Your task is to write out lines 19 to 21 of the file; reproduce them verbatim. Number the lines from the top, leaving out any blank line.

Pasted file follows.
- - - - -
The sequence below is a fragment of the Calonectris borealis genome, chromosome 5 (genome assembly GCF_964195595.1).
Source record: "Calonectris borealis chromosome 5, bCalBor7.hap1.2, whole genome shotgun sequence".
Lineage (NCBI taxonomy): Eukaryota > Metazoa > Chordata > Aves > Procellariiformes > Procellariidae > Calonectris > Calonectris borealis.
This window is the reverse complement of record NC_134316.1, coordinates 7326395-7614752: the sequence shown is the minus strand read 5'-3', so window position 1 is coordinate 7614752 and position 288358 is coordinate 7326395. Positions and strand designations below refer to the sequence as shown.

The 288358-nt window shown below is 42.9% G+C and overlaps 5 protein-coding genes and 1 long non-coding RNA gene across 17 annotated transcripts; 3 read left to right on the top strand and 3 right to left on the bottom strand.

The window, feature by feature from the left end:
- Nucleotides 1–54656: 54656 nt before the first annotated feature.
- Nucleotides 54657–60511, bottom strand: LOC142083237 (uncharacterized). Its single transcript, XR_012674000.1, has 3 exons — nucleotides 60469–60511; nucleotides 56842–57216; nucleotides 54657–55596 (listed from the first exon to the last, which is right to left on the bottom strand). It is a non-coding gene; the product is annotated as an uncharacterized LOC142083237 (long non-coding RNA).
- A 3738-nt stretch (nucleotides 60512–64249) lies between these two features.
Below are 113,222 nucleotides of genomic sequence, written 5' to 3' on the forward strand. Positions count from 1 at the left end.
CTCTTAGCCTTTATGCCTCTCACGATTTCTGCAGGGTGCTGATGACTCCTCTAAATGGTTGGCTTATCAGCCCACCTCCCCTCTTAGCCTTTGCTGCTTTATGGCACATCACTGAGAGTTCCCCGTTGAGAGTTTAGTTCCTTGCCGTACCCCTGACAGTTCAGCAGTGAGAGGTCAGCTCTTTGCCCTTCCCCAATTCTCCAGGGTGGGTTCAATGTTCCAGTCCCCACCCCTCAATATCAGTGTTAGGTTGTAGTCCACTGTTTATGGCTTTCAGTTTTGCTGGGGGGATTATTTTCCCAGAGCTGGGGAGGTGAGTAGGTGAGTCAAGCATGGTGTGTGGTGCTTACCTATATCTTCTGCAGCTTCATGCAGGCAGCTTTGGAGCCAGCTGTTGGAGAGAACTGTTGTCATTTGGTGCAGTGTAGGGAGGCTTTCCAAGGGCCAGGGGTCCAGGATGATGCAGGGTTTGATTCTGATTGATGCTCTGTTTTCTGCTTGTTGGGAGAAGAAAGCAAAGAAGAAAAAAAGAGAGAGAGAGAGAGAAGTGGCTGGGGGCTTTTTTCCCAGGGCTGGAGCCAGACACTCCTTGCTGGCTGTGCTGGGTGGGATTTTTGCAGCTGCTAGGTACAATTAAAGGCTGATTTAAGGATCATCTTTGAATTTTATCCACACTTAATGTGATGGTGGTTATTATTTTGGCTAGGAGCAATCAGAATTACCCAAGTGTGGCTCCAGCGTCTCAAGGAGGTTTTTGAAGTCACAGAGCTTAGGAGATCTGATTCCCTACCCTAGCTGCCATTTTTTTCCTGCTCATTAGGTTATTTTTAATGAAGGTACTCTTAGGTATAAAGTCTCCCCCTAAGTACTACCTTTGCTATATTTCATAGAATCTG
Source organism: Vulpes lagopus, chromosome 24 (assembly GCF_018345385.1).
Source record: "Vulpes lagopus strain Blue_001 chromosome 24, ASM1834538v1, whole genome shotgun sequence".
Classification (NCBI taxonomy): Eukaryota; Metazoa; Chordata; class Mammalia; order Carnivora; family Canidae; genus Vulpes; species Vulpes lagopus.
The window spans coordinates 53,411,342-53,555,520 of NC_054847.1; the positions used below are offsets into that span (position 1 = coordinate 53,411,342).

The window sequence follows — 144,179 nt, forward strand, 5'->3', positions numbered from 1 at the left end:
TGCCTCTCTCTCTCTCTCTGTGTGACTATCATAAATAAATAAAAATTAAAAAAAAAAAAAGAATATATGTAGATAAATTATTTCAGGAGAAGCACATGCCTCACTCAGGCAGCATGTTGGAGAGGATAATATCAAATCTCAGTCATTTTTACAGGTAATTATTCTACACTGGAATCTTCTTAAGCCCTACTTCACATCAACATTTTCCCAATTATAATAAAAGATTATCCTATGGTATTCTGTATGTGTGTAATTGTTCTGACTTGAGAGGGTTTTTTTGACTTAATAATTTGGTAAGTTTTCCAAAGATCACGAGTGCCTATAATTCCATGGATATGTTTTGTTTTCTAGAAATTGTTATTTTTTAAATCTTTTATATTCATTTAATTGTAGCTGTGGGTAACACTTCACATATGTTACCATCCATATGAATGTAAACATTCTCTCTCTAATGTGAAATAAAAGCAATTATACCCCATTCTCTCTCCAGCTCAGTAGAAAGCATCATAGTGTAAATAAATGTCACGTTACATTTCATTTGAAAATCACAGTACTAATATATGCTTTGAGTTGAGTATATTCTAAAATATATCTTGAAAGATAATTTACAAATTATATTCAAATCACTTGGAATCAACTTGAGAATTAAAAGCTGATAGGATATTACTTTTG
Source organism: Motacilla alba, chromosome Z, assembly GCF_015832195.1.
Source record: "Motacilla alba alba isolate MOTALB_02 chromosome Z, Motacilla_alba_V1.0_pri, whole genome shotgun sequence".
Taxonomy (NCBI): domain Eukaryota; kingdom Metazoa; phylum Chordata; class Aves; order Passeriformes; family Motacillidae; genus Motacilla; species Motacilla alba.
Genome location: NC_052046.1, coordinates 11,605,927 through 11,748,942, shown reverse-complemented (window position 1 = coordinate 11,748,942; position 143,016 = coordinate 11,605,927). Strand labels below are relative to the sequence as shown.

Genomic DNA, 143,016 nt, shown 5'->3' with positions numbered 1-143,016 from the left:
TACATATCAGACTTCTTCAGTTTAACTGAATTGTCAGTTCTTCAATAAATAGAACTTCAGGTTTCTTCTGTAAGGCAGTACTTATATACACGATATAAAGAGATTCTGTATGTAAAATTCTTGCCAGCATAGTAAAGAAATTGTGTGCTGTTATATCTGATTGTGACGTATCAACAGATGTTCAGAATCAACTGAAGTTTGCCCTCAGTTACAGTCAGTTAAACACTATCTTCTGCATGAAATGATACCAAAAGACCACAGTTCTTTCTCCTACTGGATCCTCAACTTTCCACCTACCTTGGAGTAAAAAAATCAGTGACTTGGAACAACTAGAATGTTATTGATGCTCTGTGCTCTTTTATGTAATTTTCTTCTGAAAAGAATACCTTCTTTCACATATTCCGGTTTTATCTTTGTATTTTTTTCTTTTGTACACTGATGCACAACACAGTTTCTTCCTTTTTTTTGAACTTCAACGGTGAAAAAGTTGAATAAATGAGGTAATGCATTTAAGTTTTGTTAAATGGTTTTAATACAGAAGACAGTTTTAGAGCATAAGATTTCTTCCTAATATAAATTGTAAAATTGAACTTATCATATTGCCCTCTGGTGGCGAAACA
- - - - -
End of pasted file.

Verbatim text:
Source record: "Motacilla alba alba isolate MOTALB_02 chromosome Z, Motacilla_alba_V1.0_pri, whole genome shotgun sequence".
Taxonomy (NCBI): domain Eukaryota; kingdom Metazoa; phylum Chordata; class Aves; order Passeriformes; family Motacillidae; genus Motacilla; species Motacilla alba.
Genome location: NC_052046.1, coordinates 11,605,927 through 11,748,942, shown reverse-complemented (window position 1 = coordinate 11,748,942; position 143,016 = coordinate 11,605,927). Strand labels below are relative to the sequence as shown.